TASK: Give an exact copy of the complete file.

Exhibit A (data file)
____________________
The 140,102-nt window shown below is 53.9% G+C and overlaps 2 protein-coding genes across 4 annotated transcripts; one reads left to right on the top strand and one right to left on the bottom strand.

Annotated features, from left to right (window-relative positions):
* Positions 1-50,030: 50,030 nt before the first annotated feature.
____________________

The 140,102-nt window shown below is 53.9% G+C and overlaps 2 protein-coding genes across 4 annotated transcripts; one reads left to right on the top strand and one right to left on the bottom strand.

Annotated features, from left to right (window-relative positions):
* Positions 1-50,030: 50,030 nt before the first annotated feature.